When you see agapanthus in full bloom, you know it’s summer. Their vibrant, colourful flowers and shiny green leaves can really brighten up your garden. You can spruce up a pool area or deck with agapanthus borders and improve the look of driveways, fence lines or garden beds with agapanthus edging.
The most common flower has shades of blue and white. However, there are varieties of white flowers blushed with pink, and a herbaceous variant with rich purplish blue flowers.
Plants come in a variety of sizes ranging from clumps over a metre tall and wide to the smallest, which is around 30cm high.
How to plant and grow agapanthus
Agapanthus form attractive clumps up to a metre across so give yours some space. For best results, follow these planting and growing tips:
Plant in early spring so that the plants can flower in summer
Plants should be about 60cm apart and planted 2.5cm deep
Position in full sun for cooler climates or part shade for hotter weather
Plant in a well-drained, moderately fertile soil with plenty of organic matter worked in, like compost, composted sawdust and manure
If you’re growing agapanthus in pots, don’t worry if the roots get congested as agapanthus do well in these conditions.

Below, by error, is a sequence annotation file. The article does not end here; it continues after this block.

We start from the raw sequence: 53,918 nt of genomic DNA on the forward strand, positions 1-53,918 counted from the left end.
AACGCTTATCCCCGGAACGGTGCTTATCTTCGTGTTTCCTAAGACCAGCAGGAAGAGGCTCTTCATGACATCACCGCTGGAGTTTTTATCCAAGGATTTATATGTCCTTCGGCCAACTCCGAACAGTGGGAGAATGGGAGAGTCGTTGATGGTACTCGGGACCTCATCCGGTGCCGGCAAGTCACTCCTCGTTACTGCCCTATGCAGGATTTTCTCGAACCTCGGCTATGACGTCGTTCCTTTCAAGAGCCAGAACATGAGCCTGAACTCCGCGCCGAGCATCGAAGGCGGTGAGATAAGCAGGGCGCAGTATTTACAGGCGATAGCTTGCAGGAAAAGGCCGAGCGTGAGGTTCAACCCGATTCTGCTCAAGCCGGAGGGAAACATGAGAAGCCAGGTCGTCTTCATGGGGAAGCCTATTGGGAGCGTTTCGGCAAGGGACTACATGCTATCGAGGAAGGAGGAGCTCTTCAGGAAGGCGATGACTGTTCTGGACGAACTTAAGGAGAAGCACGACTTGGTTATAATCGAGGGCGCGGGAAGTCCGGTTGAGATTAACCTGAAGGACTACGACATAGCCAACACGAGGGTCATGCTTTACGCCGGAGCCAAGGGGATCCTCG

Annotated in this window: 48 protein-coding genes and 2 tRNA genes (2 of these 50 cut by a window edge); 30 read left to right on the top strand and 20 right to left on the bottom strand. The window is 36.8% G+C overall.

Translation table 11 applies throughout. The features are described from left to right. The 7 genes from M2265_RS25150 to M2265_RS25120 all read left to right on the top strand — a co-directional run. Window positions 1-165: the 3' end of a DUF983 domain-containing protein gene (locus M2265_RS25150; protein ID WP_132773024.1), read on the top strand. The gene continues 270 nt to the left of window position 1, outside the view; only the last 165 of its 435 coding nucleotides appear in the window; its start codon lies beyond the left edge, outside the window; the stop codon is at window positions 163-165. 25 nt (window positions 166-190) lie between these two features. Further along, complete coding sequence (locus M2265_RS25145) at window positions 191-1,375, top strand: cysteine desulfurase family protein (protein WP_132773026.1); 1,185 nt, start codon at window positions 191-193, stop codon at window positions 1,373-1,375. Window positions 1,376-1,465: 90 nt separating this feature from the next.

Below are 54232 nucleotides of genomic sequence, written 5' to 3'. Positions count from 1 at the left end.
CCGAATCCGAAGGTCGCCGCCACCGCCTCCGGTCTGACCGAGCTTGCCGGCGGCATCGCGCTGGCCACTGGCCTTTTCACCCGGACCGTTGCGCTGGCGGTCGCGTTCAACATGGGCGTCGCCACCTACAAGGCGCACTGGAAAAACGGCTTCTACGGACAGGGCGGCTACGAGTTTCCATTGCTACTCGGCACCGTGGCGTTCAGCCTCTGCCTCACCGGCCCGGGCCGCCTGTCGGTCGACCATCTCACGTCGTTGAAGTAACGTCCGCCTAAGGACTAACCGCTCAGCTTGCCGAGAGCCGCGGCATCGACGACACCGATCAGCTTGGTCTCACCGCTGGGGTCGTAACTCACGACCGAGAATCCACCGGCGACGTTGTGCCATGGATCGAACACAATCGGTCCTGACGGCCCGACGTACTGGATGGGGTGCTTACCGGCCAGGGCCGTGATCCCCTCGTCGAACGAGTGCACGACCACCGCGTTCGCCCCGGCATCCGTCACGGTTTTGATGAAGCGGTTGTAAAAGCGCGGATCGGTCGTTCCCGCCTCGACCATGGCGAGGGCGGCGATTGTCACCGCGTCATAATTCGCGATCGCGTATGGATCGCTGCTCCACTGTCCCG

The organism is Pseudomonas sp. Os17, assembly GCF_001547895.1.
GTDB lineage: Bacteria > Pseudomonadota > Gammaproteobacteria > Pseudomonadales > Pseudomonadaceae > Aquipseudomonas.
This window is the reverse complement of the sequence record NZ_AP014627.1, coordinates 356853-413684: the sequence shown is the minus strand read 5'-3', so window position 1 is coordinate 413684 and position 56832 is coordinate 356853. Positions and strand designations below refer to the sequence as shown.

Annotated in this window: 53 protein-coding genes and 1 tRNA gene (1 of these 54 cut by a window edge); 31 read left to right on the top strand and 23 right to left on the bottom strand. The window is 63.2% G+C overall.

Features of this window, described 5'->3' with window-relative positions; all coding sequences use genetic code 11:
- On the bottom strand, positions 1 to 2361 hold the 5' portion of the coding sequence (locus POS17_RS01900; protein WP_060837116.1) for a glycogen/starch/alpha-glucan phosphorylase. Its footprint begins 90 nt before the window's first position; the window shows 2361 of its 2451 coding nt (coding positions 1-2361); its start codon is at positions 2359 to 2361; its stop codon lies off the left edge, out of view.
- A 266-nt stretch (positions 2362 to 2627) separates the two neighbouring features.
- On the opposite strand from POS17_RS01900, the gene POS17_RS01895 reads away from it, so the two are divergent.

Caring for agapanthus
While agapanthus are hardy and can survive most weather conditions, some water and fertiliser won’t go astray. Follow these tips to ensure your agapanthus thrive:
Water regularly to help establish a strong root system, especially during the first growing season. Treat with a seaweed tonic, sulphate of potash or any other potash-rich fertiliser around the end of September to reap the flowery rewards
Mature plants are drought resistant, so allow soil to dry between waterings
Prune any spent flower heads. It will look neater, prevent unwanted seeds from spreading and help retain the colour you want because new seedlings can sprout white instead of blue or vice versa
Pruning also promotes stronger healthier plants because energy is not wasted producing seeds
Agapanthus rarely need spraying with insecticide but if you notice any pests like mealy bugs or red spider mites, spray during the winter months
Divide root clumps every two to three years in early spring, after the plants have flowered, to help with propagation.
What to look out for
While some gardeners love what agapanthus bring to their garden, others consider them a weed. In some cases, this is true, especially in seaside areas where they have spread by seed and naturalised. To stop this from happening in your neighbourhood, remember to prune spent flowers regularly.
It’s also important to remember that Agapanthus is considered poisonous. There is some evidence to suggest that exposure to your skin or eyes can cause short-term irritation while the sap may cause severe mouth ulcers if eaten. So take care, especially with children.
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